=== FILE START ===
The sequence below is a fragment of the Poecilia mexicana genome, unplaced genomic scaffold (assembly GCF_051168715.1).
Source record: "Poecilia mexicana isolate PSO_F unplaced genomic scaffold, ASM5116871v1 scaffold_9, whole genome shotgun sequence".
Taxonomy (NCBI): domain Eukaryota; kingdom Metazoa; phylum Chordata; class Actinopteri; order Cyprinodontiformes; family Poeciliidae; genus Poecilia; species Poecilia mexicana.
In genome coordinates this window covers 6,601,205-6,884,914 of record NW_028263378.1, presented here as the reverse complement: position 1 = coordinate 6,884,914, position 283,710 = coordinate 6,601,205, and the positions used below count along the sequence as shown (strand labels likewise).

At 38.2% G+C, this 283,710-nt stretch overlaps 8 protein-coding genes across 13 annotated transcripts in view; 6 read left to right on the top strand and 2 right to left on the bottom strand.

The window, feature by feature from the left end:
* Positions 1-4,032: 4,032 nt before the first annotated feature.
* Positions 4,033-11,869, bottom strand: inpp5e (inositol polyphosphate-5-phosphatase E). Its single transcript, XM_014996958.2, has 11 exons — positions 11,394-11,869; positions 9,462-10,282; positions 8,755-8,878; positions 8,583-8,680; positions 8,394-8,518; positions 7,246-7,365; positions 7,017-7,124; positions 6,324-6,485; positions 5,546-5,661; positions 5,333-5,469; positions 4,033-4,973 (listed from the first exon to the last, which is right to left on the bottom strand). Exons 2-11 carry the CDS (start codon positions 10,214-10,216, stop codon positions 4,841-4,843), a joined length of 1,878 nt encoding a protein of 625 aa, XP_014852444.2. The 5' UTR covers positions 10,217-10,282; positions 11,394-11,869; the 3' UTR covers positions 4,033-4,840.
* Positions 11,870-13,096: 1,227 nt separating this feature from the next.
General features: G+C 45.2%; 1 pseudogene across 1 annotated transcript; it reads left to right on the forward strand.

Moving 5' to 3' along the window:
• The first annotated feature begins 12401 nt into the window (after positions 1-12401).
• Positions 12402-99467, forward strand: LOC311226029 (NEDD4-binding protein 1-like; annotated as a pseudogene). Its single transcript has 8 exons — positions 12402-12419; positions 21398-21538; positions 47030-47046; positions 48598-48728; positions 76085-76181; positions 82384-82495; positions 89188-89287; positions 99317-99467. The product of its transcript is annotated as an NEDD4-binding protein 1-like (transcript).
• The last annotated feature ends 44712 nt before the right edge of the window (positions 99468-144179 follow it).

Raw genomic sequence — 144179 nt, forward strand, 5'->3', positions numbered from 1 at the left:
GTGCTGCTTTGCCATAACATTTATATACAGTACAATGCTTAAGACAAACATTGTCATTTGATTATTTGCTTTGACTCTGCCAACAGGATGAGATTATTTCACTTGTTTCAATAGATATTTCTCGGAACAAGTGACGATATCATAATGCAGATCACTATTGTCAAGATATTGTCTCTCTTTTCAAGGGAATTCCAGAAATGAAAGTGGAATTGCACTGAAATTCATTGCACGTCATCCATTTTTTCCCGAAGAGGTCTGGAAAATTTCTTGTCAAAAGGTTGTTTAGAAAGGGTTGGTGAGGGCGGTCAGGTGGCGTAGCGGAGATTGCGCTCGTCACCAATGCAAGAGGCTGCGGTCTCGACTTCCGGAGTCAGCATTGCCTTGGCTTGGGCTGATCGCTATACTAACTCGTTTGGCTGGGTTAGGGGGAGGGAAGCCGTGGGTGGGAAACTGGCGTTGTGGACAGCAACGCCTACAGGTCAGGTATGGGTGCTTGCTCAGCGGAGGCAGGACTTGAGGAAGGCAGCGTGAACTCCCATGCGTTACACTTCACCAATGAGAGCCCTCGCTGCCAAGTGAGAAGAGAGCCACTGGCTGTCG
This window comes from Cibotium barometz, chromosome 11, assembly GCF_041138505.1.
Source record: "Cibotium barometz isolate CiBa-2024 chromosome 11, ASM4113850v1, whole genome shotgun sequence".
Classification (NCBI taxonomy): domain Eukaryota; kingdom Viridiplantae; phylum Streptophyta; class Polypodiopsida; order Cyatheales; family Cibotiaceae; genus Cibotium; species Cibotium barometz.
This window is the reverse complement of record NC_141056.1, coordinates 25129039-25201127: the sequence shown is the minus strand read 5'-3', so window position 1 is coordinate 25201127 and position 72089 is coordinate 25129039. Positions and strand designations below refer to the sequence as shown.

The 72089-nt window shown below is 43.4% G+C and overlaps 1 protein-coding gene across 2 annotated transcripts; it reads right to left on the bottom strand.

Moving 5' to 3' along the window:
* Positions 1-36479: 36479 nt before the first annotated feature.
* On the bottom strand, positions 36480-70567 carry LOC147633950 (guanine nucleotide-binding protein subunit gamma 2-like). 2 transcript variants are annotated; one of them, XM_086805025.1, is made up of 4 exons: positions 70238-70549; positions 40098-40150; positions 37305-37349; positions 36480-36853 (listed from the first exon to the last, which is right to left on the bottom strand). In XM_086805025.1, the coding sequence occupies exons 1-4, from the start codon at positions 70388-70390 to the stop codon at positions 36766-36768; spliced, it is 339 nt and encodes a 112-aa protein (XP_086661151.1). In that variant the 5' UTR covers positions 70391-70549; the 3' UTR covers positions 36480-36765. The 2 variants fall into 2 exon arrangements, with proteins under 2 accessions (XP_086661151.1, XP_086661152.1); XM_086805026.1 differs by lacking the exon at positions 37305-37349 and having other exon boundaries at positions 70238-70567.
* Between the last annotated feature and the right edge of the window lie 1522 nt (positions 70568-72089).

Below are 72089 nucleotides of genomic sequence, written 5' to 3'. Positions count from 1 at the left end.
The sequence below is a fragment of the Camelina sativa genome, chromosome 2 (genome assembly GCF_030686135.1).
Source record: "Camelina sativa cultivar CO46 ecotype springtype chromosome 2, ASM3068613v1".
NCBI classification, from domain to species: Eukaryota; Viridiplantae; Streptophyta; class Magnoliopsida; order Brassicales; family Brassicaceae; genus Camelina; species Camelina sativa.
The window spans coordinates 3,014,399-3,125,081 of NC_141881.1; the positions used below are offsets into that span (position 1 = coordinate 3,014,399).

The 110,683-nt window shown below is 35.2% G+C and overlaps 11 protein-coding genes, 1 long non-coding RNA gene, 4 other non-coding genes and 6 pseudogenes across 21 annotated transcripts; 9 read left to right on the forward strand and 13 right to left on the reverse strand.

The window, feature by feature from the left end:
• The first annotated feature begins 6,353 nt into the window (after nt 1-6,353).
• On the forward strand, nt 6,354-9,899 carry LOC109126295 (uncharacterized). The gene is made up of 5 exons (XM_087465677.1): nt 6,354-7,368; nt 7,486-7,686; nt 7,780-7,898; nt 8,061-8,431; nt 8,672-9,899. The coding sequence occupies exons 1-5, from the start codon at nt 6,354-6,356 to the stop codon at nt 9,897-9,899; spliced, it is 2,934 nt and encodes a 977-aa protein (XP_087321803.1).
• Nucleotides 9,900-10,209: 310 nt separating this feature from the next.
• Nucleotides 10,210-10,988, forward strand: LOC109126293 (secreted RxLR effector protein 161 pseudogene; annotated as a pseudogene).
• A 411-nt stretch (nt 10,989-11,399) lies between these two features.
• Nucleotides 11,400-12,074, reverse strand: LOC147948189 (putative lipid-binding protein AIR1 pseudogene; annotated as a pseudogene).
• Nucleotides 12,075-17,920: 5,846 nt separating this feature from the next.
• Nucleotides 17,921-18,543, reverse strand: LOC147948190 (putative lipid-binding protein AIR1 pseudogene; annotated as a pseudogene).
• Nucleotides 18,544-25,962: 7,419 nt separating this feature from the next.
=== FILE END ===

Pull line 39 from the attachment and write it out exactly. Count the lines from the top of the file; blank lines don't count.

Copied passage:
• Nucleotides 12,075-17,920: 5,846 nt separating this feature from the next.